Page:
Incivility in the 21st century

 

A strange thing happened to me the other day, but on reflection perhaps not so strange. I went to say hi to the chairman of my old tennis club as I was travelling close by his house. We were never close but for ten years we were both active participants and would talk between matches . That was twenty five years ago. About five years back he dropped into my shop, not to buy anything but to renew acquaintances, or so I thought. Now I believe it more out of curiosity than anything.

Expecting a civilised reception I was kept on his doorstep just long enough for him to make a factitious remark and for him to say that his wife, Joan, who was also a club member, was doing something on the computer. Here was one old man of long-time acquaintance, reaching out to another old man, only to be given the brush off. Why I say this bleak reception was not so strange is that it speaks perhaps of our inability to relate to each other as we should.

The old club chairman was always given to the patronising put-down, so I was not unduly perturbed that he remained the old unreformed Dave. But, just the same, it got me thinking about the level of incivility that our country so often exhibits in this the 21st century. Once upon a time, each of us knew the names of our close neighbours – surname as well as Christian. As for those mutual visits for ‘cuppas’, they went out of the window eons ago. We really did make an effort to be friends. Gossip used to be rife in those days, most of it harmless stuff but the fact is that it helped to grease the wheels. In truth, people were genuinely interested in their neighbours. It is hard to imagine that so many of these awful present day cases of child abuse as well as neglect would have passed unnoticed. Perhaps another reason we don’t get to know our neighbours is that we don’t bump into them on our walks to the shops. We simply exit our houses at high speed, leap into our car and race off at even higher speed. Rarely a wave do we trouble ourselves with.

So what is it that makes us so distant and seemingly uninterested in those about us? I suspect it has a lot to do with the independence which rising prosperity has given us. It is both a blessing and a curse. The fact is we don’t need each other as once we did, or at least we imagine we don’t. It is interesting to note that the poorer a society is, the closer people are with each other. It is as though adversity brings them together. People of a certain age will often tell you how great the camaraderie was in the years of war and how everybody was everybody else’s friend. Even social class distinctions came close to vanishing. All at that time stood in mortal peril – at least in the cities – and shortages of everything were acute. Even in the years following, when there were only the shortages to deal with, people still went to each other’s help where they could.

But gradually the consumer society took over. In the old days, acquisitiveness was virtually non-existent and ‘keeping up with the Joneses’ unheard of. Today, the green eyed monster looms over every neighbourhood and further divides people. My wife, who endured many more years of deprivation (under Communism) than we did in the West, tells me that one of the saving graces – and there were not many – of the old USSR was that right to the end people helped one another. They knew their problems and provided that most essential of palliatives: a shoulder to cry on.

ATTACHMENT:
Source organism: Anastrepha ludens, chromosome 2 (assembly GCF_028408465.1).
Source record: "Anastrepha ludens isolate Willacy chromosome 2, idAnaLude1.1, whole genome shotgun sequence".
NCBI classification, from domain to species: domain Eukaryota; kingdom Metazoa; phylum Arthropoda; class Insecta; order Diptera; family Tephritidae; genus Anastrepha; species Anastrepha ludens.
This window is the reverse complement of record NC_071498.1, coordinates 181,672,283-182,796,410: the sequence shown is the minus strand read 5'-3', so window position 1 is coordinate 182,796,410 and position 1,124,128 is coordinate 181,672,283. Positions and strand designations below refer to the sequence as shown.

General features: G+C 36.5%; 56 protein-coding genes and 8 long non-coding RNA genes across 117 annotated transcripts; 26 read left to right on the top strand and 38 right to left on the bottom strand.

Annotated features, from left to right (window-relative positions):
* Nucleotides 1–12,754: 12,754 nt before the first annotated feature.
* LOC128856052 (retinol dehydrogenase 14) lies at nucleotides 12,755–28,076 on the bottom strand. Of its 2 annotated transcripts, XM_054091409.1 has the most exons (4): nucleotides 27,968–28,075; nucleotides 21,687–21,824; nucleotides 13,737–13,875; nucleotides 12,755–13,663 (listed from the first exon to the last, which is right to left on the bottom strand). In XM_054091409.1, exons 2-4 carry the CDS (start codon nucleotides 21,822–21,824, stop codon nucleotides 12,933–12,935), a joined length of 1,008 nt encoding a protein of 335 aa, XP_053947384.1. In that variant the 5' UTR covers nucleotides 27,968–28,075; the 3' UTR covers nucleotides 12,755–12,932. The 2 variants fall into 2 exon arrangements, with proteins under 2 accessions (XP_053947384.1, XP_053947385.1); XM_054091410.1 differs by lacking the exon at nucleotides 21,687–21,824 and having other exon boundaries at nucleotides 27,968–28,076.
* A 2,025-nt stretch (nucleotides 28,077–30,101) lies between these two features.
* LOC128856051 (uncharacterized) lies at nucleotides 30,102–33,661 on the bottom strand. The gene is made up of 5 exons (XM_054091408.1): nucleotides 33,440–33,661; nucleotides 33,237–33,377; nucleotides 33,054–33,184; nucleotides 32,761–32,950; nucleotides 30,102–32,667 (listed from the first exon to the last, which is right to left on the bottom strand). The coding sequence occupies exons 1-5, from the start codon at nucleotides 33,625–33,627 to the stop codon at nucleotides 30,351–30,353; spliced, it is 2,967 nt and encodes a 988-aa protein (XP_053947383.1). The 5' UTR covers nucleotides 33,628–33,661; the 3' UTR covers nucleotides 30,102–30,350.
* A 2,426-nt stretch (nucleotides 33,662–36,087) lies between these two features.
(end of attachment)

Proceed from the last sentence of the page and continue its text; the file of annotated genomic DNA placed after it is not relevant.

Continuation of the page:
If possessions and acquisitiveness is part of the problem – perhaps the major part – it is hard to see things getting better any time soon. It is a fact that the larger the city, the lonelier you can feel. In that case more is very much less. Perhaps we in Plymouth should take comfort from the fact that we are not too big and blessed with a great mix of attractions both natural and manmade. For my own part, I have never regretted picking Plymouth from 25 other cities in 1967 to set up my health club. All of the cities I shortlisted had populations over 200,000 and, at that time, had no health club. I felt certain that that sort of number would guarantee me a good living and so it proved. You should have seen some of those other grim industrial abodes that were on that list. I’m so glad I gave them a miss!

Finally, a grateful thanks to the kind and civic-minded person who, following my most recent column in The Plymouth Herald gave us back those lamented flowers in Ridgeway’s five tubs.

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About tomhmackenzie

Born Derek James Craig in 1939, I was stripped of my identity and renamed Thomas Humphreys in the Foundling Hospital's last intake of illegitimate children. After leaving the hospital at 15, I managed to find work in a Fleet Street press agency before being called up for National Service with the 15th/19th The King's Royal Hussars who were, at that time, engaged with the IRA in Northern Ireland. Following my spell in the Army, I sought out and located my biological parents at age 20. I then became Thomas Humphrey Mackenzie and formed the closest of relationships with my parents for the rest of their lives. All this formed the basis of my book, The Last Foundling (Pan Macmillan), which went on to become an international best seller.

Posted on July 17, 2014, in society, UK and tagged , , . Bookmark the permalink. Leave a comment.

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